Accelerometer-assessed physical activity and incident diabetes in a population covering the adult life span: The Hispanic Community Health Study/Study of Latinos

Guo Chong Chen, Qibin Qi, Simin Hua, Jee Young Moon, Nicole L. Spartano, Ramachandran S. Vasan, Daniela Sotres-Alvarez, Sheila F. Castaneda, Kelly R. Evenson, Krista M. Perreira, Linda C. Gallo, Amber Pirzada, Keith M. Diaz, Martha L. Daviglus, Marc D. Gellman, Robert C. Kaplan, Xiaonan Xue, Yasmin Mossavar-Rahmani

Research output: Contribution to journalArticlepeer-review

Abstract

Background: The association between accelerometer-assessed physical activity and risk of diabetes remains unclear, especially among US Hispanic/Latino adults who have lower levels of physical activity and a higher diabetes burden compared with other racial/ethnical populations in the country. Objectives: To examine the association between accelerometer-assessed physical activity and incident diabetes in a US Hispanic/Latino population. Methods: We included 7280 participants of the Hispanic Community Health Study/Study of Latinos who aged 18-74 y and free of diabetes at baseline. Data on moderate-to-vigorous physical activity (MVPA) were collected using a 7-d accelerometer measurement. Incident diabetes was assessed after a mean ± SD of 6.0 ± 0.8 y using standard procedures including blood tests. RRs and 95% CIs of diabetes associated with MVPA were estimated using survey Poisson regressions. The associations of MVPA with 6-y changes in adiposity measures were also examined. Results: A total of 871 incident cases of diabetes were identified. MVPA was inversely and nonlinearly associated with risk of diabetes (P-nonlinearity = 0.006), with benefits accruing rapidly at the lower end of MVPA range (<30 min/d) and leveling off thereafter. The association differed by population age (P-interaction = 0.006). Higher MVPA was associated with lower risk of diabetes among individuals older than 50 y (RRQ4 versus Q1 = 0.50; 95% CI: 0.35, 0.73; P-trend < 0.001) but not among younger individuals (RRQ4 versus Q1 = 0.98; 95% CI: 0.66, 1.47; P-trend = 0.92). An inverse association between MVPA and 6-y gain in waist circumference was also limited to the older group (P-interaction with age < 0.001). Conclusions: Among US Hispanic/Latino adults, baseline accelerometer-derived MVPA was inversely associated with incident diabetes only among individuals aged 50 y and older. Further studies are needed to confirm our findings and to clarify potential mechanisms underlying the possible age differences in the MVPA-diabetes association. This study was registered at clinicaltrials.gov as NCT02060344.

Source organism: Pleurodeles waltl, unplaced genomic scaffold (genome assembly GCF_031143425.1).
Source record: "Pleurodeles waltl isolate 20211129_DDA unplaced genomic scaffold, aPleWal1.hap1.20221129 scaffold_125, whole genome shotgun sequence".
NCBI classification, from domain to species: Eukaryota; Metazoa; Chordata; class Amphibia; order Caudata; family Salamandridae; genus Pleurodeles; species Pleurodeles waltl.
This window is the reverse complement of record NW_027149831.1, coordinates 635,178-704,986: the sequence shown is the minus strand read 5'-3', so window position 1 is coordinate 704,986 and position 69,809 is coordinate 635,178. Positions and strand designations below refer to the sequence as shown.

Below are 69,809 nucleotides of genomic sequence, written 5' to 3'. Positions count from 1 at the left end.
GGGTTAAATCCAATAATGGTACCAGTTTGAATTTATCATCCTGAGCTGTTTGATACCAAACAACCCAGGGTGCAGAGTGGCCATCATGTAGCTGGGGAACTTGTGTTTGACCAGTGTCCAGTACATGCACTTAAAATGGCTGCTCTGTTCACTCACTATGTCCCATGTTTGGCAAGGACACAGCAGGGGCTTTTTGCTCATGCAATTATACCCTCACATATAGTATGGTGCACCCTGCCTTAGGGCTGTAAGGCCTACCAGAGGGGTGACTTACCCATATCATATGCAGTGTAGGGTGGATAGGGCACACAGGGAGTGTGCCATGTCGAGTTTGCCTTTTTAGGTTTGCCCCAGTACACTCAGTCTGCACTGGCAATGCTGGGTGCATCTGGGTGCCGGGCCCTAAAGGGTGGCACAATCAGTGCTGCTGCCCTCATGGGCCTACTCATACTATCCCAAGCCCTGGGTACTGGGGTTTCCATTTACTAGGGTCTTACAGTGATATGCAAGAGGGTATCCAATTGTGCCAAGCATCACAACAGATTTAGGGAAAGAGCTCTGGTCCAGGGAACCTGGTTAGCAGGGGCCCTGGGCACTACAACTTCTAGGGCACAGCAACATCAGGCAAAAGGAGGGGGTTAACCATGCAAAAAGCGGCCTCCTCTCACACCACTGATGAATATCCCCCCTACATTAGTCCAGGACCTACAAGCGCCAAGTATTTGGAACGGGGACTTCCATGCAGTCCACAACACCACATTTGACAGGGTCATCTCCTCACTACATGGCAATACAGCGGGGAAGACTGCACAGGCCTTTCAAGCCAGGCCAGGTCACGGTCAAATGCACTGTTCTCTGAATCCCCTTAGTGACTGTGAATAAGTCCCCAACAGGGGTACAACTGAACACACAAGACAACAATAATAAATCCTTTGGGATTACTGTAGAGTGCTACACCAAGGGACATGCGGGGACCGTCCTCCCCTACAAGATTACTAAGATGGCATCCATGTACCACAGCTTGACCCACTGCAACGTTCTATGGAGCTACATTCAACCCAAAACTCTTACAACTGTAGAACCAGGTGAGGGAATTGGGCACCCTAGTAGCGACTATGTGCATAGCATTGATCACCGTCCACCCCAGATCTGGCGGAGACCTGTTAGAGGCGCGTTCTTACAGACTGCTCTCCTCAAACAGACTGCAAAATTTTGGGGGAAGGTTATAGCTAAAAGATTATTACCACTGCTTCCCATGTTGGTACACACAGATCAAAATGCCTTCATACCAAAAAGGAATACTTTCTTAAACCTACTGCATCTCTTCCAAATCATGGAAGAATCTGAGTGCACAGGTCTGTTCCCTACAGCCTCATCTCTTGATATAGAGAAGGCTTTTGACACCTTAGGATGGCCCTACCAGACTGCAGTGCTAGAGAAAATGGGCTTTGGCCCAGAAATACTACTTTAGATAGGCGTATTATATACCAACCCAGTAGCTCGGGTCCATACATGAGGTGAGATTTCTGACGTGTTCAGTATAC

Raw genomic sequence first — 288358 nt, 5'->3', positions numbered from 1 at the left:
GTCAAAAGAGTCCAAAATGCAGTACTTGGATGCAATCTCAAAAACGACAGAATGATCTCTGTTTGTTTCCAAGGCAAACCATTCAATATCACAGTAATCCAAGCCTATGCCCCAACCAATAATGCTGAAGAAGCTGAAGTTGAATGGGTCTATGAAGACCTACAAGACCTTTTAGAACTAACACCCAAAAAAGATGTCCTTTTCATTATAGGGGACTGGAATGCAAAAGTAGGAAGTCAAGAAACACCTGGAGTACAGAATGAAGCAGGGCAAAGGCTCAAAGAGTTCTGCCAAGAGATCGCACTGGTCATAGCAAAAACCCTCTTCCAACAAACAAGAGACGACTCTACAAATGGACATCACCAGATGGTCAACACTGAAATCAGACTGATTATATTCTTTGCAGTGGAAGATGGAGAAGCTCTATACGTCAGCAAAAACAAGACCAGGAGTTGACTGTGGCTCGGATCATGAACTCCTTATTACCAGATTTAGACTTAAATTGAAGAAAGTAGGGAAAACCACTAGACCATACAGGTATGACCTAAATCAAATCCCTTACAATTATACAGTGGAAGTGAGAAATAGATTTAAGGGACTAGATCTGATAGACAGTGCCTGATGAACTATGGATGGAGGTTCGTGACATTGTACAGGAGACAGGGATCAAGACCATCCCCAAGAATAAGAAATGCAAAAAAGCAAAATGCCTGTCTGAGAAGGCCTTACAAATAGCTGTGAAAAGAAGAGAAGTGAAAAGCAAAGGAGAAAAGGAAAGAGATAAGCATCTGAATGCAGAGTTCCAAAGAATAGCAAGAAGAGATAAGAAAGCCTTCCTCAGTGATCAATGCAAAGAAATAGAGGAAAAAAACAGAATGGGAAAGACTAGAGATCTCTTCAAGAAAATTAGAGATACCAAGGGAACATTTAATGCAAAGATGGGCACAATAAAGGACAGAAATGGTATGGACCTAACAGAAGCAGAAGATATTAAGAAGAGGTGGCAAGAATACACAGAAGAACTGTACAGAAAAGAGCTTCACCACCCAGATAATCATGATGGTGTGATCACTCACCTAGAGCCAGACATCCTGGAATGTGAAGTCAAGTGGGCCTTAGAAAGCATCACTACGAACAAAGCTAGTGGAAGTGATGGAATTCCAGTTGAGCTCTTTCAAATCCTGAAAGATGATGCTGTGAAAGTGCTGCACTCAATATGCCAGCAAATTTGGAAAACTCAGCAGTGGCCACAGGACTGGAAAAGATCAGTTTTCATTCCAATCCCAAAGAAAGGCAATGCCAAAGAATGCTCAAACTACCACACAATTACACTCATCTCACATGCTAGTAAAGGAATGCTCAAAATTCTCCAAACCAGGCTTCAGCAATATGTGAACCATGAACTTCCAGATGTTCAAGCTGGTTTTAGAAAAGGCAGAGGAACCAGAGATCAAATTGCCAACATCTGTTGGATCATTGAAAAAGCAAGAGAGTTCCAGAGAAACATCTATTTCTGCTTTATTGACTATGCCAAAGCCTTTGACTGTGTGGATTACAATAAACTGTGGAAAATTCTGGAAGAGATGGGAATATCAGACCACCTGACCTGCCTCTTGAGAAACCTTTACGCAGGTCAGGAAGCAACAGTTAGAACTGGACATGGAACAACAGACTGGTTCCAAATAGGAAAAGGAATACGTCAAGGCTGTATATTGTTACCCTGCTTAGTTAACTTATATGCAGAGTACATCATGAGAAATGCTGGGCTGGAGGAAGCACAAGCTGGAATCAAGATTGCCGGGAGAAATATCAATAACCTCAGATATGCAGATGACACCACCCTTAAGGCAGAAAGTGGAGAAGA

Original languageEnglish (US)
Pages (from-to)1318-1327
Number of pages10
JournalAmerican Journal of Clinical Nutrition
Volume112
Issue number5
DOIs
StatePublished - Nov 1 2020
Externally publishedYes

Keywords

  • Hispanic American
  • accelerometers
  • diabetes
  • physical activity
  • weight gain

ASJC Scopus subject areas

  • Medicine (miscellaneous)
  • Nutrition and Dietetics

Fingerprint Dive into the research topics of 'Accelerometer-assessed physical activity and incident diabetes in a population covering the adult life span: The Hispanic Community Health Study/Study of Latinos'. Together they form a unique fingerprint.

Cite this